Japan faces its biggest challenge since World War II, after an earthquake, a tsunami and a deepening nuclear crisis struck in rapid, bewildering succession. The disasters require nationwide mobilization for search, rescue and resettlement, and a scramble for jury-rigged solutions in uncharted nuclear territory, with crises at multiple reactors posing a daunting array of problems. Japan’s leaders need to draw on skills they are woefully untrained for: improvisation; clear, timely and reassuring public communication; and cooperation with multiple powerful bureaucracies.

    In other words, they’ve grown as sclerotic as we have…

    And if you have been following this breaking event as closely as I have, which is to say:
    I think this story has a historical cachet that makes Gov. Walker’s 15 minutes of fame look like chump change for billionaires…
    Then you know that some “face-saving” lying has been going down…
    And that this will not play well with a Japan that has know Hiroshima, Nagasaki…
    And now: six simmering pots wafting ionizing radiation 140 miles from Tokyo.

  4. Do you think that the Japanese and their government will treat them more generously than Americans and our gov have treated 911 1st responders and veterans of the wars of the last decade (or 5)?

    Undoubtedly. I suspect the disaster would have occurred already had it not been for them.

  5. That anybody even has to say things like this shows just how thoroughly right-wing propaganda has infested the national psyche. Or at leas the minds of the people who write for big-circulation media. This is the way decent people who believe in their community behave, and shame on everyone who has been pushing the opposite message at great profit for the past few generations.

  6. Something to ponder:

    In my opinion, the Japanese government has been quite open and honest with the public throughout this event. But I am increasingly concerned that TEPCO has not been open and honest with anyone, including the government. Yesterday Prime Minister Naoto Kan was heard yelling profanities at TEPCO officials. And this morning, concerning the fuel rods in the spent fuel pool in building No.4, TEPCO said “the possibility of re-criticality is not zero”.
    This is a jaw-dropping statement. “Criticality” is the sustained fission you find inside a running nuclear reactor. It should be physically impossible for spent fuel rods to “go critical”. Last night, I wondered aloud why they are trying to get boric acid (as opposed to, say, water) into the spent fuel pool. I ultimately figured it was just because boric acid is a good fire retardant… But now another possibility presents itself: That the fuel rods in the pool may be fresh, not spent.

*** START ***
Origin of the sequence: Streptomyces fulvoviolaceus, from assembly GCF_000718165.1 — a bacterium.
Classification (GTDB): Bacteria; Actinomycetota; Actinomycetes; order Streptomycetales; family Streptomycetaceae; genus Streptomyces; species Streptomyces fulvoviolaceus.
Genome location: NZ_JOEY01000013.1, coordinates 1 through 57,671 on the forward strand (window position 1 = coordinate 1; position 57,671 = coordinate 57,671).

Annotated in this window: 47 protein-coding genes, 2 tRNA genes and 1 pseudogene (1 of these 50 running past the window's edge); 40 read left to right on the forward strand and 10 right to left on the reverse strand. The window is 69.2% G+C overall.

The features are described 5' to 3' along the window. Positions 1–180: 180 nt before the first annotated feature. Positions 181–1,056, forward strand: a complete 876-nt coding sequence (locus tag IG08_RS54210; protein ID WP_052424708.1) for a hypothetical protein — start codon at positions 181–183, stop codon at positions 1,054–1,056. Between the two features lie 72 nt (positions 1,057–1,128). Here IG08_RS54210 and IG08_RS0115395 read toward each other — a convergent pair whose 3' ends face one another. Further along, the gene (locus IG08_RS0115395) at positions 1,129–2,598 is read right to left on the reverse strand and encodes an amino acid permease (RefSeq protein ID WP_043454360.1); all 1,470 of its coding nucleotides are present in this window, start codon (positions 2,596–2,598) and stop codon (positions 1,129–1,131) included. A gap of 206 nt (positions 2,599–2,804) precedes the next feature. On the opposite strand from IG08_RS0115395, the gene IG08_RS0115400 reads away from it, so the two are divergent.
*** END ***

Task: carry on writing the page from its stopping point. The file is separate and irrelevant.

I am trying to find a source to confirm or deny this. But “the possibility of re-criticality” stands on its own as a horrifying statement.

  7. I’m a pretty regular commenter, but I want to keep my pseudonymity anonymous for a moment.

    I did have the chance to take a risk on behalf of my job, on 9/11. I took the chance. Harold is right–most people would seize the chance in a moment, at least if they didn’t have dependents to worry about. If you take the risk, you’re living high, wide and handsome. The camaraderie is a rush, with all the normal workplace bullshit and Dilbertism burned away, and people working only for the moment, rather than their careers or paychecks or whatever. Since I retained my health, I still cherish the moment.

  8. I know this sounds hokey, but let’s not forget to pray and/or meditate or visualize or what-have-you. You just never know.

  9. ABC is saying these technicians are staying in the power plant out of a sense of “duty” and “honor.” But that’s demeaning. Firefighters don’t charge into deadly burning houses to save a stranger’s kids because they feel a sense of duty, or because they’re trying to enhance or preserve a sense of personal honor. They charge in, almost always I think, because they want to SAVE THOSE PRECIOUS KIDS. It’s not some martial programming or brainwashing at work. It’s a sense of compassion and love that drives them into the flames. Sure, peer pressure, or fear of looking like a coward, or bullying, or brainwashing can get somebody to charge into flames, or bullets. But I’m guessing these heroic nuke techs are trying to save lives out of compassion and love more than anything else.

    But in our new business is all, all is business, Ayn Rand self-interest country, compassion and love are out. You give in order to get, no need for any more compassion or love.

  10. Japan and Japanese society is propelled by a sense of duty and obligation: ‘face’ in some contexts.

    But there is a deeper human need to belong and to do one’s duty. That’s intimately familiar to members of the FDNY and the USMC.